Bad news for anyone who’s enjoyed my last few posts on here: I don’t exist, apparently! That’s the considered opinion of noted commentator on human sexuality Christopher ‘Rentaghost’ Biggins. In an interview with Britain’s top guilt-purchase magazine, The Big Issue, the former Wolverhampton’s Aladdin Pantomime star said that ‘the world is full of bisexuals’ who ‘ruin a woman’s life’ and ‘lead a double life, so how can you be a real person?’
Ontologically, this is quite the puzzler. The world is full of people who aren’t real? Has Biggins discovered the key to the Matrix? Is he The One? And, as a pansexual trans woman who’s attracted to people of all genders and none, who is this woman whose life I, along with all bisexuals, am responsible for ruining? It can’t be my ex-wife, with whom I get on quite well, to be honest. I’m pretty sure it isn’t the ex-girlfriend who came before her, either. I suppose as a trans activist I have been responsible, collectively, for stopping Julie Bindel getting some gigs, and I did perform at the Bar Wotever show where Cathy Brennan tried to claim, stood beneath a giant poster of Amy Lame’s face, that she was being thrown out of the building for being a lesbian rather than for being a massive transphobe: but I’m pretty certain that isn’t what Biggins is on about.
Okay, I’m being facetious: but is there any better response to Biggins trotting out a chestnut that’s older than one of the jokes in his pantomimes? Seriously, we’ve been here before: this is the ever-popular canard that bi people don’t exist: that at best being bi is ‘just a phase‘ and at worst we’re all just gay men and women in denial. A familiar one, that: as a trans woman I’m used to dealing with the surprisingly common assumption that the reason I take dihydrotestosterone-suppressants, constantly assault my body with a variety of hair-removal products, and am engaged in a seemingly never-ending to-and-fro between my GP and my Gender Identity Clinic, is that I want to find a way to feel more comfortable about fancying men. Which, given that my primary attraction seems to be towards feminine-identified individuals, is always something of a surprise to me.
What Biggins is doing here is projecting, basically: the behaviour he describes, gay men in denial marrying women, then having to divorce them when they realise that a wedding ring is not a magical get-out-of-gayness card, is actually something he’s done in his own life: from 1971 to 1974, Biggins was married to the Australian actress Beatrice Norbury. As Biggins himself admits, ‘I met a girl and married her because I thought that was the thing to do…I hadn’t thought it through and of course it didn’t work’. Perhaps it’s Biggins’ guilt over this failed marriage which leads him to make the category error of accusing bisexuals of ‘ruining women’s lives’.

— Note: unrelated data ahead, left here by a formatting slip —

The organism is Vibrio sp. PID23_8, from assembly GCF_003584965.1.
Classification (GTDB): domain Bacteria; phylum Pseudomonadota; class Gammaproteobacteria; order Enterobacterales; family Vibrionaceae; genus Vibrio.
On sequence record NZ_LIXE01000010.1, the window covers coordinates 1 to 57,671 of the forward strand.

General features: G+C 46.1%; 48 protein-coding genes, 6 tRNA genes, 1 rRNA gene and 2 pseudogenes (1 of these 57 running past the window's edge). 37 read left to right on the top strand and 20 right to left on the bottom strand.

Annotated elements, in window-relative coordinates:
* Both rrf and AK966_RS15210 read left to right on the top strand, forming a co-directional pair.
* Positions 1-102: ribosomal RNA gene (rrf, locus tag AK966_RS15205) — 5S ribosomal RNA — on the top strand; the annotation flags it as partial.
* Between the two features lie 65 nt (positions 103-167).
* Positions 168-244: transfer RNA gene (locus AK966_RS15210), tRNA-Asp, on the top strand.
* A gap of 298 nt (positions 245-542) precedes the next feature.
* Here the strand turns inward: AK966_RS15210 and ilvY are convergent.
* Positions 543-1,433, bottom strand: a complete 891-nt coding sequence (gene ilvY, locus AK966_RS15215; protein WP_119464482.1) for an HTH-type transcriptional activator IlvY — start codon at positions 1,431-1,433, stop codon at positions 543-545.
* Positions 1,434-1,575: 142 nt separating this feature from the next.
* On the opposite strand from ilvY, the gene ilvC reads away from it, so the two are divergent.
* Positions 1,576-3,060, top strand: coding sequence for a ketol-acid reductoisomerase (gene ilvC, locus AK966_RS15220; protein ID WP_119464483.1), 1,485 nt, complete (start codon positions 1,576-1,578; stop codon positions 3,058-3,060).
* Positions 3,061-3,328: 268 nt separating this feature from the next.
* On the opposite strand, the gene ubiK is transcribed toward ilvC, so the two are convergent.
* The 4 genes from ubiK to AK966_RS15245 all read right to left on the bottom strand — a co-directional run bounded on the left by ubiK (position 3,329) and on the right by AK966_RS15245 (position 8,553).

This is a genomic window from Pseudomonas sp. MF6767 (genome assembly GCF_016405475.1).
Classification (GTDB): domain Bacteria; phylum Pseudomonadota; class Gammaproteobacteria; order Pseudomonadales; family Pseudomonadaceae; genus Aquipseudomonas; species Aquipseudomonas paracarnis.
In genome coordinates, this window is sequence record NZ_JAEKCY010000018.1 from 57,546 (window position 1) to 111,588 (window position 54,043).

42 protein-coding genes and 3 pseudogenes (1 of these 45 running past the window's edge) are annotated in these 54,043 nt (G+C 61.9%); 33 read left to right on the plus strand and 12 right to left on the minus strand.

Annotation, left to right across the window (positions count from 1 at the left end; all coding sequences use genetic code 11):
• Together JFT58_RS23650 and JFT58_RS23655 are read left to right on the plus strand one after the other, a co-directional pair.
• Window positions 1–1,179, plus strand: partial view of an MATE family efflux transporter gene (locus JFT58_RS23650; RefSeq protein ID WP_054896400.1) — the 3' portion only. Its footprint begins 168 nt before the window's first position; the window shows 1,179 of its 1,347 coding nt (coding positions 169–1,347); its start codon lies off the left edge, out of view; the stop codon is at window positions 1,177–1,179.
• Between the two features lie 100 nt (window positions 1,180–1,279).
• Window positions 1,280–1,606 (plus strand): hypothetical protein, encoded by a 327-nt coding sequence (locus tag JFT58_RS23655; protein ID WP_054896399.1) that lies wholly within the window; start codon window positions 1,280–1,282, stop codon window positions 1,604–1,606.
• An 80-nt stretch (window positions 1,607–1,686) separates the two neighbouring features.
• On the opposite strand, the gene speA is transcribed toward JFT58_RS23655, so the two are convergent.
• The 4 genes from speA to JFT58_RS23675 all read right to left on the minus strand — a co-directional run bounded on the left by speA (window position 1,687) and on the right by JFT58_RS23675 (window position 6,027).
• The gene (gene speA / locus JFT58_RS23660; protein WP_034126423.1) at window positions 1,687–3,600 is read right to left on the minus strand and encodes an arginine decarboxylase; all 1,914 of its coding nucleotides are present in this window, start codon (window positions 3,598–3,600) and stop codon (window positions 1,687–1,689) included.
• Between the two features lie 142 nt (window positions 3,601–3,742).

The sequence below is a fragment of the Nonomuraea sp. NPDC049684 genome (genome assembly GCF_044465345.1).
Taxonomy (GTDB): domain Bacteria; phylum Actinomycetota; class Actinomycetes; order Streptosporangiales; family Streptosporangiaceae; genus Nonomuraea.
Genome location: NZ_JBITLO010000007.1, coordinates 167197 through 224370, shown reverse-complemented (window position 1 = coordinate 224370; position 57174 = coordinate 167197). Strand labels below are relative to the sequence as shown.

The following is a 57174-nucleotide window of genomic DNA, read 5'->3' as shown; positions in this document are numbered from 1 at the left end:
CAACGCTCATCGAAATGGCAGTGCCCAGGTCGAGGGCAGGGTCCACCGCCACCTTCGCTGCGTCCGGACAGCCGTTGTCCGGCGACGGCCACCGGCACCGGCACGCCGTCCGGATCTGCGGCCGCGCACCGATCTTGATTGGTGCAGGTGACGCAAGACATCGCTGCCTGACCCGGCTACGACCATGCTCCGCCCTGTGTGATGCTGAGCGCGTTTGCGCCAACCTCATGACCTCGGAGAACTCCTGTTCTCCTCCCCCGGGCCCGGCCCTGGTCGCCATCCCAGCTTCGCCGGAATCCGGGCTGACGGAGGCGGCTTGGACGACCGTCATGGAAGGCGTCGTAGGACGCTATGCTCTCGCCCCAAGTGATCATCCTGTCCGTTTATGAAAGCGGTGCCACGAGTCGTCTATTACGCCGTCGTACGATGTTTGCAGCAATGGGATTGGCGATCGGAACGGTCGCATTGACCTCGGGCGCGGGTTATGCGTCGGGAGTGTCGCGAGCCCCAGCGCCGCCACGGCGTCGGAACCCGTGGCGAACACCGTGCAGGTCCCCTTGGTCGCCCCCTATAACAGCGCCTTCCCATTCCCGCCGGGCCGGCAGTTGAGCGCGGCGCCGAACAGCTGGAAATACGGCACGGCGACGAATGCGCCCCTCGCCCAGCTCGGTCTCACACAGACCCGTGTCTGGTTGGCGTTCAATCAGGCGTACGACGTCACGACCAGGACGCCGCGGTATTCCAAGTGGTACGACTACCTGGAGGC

Because a category error is what it is. I don’t know how horrible it is for a woman who believes herself to be in a heterosexual marriage to discover her husband is gay: certainly it’s never nice to feel your partner has concealed something from you, but I suspect this is very much one of those your-mileage-may-vary situations. Some women will take a revelation like that in stride, some will be devastated by it. But however painful such an experience may be, it really ought to be pointed out that ‘bisexuals’ and ‘closeted gay men who marry straight women in an attempt to conceal their true sexuality’ are not the same thing. Nope. Nuh-uh. Nah. Degree of overlap in that Venn diagram? Not a heckuva lot, to be honest.
Does this matter? Well, on one level, maybe not so much: BIGGINS WRONG ABOUT ISSUE is something of a dog-bites-man headline at this point: he criticised the ITV sitcom and McKellen/Jacobi vehicle Vicious on the grounds that it would stoke homophobia (rather than on the more formidable grounds that it was just a bit crap really), and he is a supporter of the Conservative party. More seriously, in an interview with the Gloucestershire Echo (who actually used the phrase ‘flamboyant actor’ to describe him, in 2013 – bless!) he argued that celebrities accused of rape and sexual abuse – such as, say, Max Clifford – were victims of a ‘witch hunt’, with ‘people claiming to have slept with celebrities because they think they’re likely to get money out of it.’ He went on that in his opinion ‘celebrities should be given privacy like the accusers until the accusations are proven’.
Well, you know what a bad idea I think that is – although it needs to be said that Biggins is actually advocating an even more bizarre position than Nigel Evans. Evans’ idea that all rape defendants should be granted anonymity is a staggeringly bad one – but the former Deputy Speaker is at least in favour of anonymity for all defendants, while the man who co-starred with Danny Dyer in the 2012 remake of Run for Your Wife  believes a special exception should be made only for ‘celebrities’. Civilians accused of rape would apparently still be named under the Biggins Code. Good to know.